My original journey in the 12 verses of II Samuel began with mulling over David's grief response to loosing his son. A cursory reading of the verses would have you believing, after learning of the child's death, David bathed, dressed, ate and resumed his life. In this case, it is not what the scriptures say, but what is not addressed which continued to bubble to the surface while digging for meaning. The story between the lines is the place I kept returning. What is God teaching us with this story?
Beginning by thinking of my own personal grief journeys and those of dear friends and family who have shared with me their experience of grief, I knew there is more to the story than a tragic loss quickly forgotten. David's actions are perhaps a reflection of God's desire for us to always live life to the fullest--even in the midst of intense grief. The gift of life is not meant to be squandered and while grief is a normal response to great loss, we are not to become so mired down in our loss that we allow life to pass us by. I took great solace in David going to his wife to comfort her in their shared loss. The Word tells us they then had another child. Life went on, and though their loss was forever etched on their hearts, they continued to live life to the fullest. The new baby would never take the place of the one lost, but this does not minimize the love they felt for this new baby.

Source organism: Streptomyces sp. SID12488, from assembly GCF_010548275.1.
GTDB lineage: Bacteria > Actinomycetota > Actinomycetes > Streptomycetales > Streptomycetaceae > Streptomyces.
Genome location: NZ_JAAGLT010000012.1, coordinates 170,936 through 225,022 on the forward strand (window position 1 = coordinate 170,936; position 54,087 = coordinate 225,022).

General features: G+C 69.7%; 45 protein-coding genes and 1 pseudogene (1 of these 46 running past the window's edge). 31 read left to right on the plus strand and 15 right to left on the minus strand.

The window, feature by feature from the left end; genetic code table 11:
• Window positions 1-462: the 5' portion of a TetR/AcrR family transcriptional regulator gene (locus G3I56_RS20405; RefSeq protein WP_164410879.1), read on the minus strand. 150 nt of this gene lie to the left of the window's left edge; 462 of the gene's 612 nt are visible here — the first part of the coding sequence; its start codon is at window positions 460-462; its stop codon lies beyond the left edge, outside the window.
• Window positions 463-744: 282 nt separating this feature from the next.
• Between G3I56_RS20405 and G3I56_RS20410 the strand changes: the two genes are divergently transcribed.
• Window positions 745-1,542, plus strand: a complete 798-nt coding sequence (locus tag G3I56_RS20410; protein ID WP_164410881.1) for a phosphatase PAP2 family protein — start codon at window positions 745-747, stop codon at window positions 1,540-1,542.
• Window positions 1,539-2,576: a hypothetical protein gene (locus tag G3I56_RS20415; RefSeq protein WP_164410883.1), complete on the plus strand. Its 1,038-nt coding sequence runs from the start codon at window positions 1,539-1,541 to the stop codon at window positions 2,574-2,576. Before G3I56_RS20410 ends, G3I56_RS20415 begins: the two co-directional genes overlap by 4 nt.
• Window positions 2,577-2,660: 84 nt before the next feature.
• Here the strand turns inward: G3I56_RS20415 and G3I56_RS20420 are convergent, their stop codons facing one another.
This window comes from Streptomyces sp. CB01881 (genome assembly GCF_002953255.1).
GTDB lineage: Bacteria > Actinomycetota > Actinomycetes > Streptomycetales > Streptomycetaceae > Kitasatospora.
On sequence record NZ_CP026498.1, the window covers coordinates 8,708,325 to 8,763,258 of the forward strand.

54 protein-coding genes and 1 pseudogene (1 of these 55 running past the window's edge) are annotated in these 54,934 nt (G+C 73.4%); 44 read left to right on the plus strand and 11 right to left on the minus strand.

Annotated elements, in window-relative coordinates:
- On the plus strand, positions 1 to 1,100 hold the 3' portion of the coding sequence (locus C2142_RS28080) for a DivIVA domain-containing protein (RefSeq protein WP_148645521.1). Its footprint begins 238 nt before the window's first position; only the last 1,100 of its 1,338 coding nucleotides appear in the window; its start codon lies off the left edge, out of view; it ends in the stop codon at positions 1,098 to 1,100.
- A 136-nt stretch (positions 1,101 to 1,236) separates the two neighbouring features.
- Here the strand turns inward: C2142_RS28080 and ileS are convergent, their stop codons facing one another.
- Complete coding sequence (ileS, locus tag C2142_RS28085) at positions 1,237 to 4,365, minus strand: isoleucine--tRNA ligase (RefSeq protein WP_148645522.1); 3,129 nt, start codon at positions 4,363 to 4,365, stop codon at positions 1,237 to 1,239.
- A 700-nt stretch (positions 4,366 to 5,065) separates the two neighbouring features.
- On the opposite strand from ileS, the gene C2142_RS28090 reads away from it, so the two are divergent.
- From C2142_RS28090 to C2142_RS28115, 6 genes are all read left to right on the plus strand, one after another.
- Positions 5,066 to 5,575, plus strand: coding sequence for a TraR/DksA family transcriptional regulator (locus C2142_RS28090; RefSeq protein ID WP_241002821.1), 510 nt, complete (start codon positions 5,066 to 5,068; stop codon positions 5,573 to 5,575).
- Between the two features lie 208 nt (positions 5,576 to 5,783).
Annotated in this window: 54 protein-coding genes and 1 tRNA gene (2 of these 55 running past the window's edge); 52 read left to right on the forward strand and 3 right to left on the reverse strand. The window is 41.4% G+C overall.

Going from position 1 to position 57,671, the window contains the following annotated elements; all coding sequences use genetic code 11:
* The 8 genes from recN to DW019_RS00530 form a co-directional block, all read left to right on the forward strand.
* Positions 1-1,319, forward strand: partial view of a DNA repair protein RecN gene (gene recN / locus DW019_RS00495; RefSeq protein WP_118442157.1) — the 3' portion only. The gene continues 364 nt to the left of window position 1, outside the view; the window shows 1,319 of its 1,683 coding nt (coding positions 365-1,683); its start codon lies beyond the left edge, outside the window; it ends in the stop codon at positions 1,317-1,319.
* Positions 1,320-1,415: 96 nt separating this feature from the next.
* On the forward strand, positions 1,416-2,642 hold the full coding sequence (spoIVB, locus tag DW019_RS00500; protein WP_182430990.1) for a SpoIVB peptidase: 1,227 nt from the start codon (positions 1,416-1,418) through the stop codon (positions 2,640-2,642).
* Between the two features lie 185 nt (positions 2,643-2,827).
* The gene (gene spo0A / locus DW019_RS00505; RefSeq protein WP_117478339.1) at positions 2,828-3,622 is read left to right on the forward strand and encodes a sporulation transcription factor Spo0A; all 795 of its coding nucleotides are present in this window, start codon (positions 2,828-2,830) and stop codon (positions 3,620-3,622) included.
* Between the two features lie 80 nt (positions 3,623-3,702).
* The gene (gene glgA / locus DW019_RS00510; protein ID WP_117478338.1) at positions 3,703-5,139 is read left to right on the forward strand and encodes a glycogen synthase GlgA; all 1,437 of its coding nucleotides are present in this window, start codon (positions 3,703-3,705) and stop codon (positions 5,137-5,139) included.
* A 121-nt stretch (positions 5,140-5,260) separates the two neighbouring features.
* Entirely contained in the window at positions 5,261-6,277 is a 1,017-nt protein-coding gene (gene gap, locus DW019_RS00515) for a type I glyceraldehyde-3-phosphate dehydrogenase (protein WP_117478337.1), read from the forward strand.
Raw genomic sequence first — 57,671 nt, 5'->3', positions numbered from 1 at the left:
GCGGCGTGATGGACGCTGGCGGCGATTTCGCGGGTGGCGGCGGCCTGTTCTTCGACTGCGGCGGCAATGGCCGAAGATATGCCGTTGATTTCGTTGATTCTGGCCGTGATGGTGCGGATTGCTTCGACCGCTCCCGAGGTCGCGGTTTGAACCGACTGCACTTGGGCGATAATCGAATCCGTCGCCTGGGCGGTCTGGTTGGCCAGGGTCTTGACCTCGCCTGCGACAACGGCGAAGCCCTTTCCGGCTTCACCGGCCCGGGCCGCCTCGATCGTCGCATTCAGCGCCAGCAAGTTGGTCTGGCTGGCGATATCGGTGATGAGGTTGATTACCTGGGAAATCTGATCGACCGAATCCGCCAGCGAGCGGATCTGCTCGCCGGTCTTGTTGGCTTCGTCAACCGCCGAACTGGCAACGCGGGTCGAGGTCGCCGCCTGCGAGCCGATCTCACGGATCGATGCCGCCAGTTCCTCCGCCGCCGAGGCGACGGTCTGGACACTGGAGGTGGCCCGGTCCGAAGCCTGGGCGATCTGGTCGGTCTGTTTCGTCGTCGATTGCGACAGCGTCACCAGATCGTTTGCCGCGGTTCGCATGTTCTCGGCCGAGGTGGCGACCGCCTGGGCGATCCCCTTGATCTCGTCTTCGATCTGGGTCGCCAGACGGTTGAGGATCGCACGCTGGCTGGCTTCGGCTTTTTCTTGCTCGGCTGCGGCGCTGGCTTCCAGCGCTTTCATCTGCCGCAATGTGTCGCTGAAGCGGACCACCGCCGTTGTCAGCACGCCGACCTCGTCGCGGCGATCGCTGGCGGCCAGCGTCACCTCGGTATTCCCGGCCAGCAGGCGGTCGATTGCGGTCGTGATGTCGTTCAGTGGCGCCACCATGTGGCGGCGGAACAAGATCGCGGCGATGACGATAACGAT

We all can learn from my sweet neighbor and this story of David. Grief is normal--grief is a God given emotion--but our grief should not consume us and keep us from living the gift of life to the fullest. We should pray for the courage to live in today. Though the clouds are filling the sky today, the sun will come out again tomorrow. The tears of today should never deter the joy and laughter still to come.
But now that he is dead, why should I fast?
Can I bring him back again?
I will go to him, but he will not return to me.
II Samuel 12:23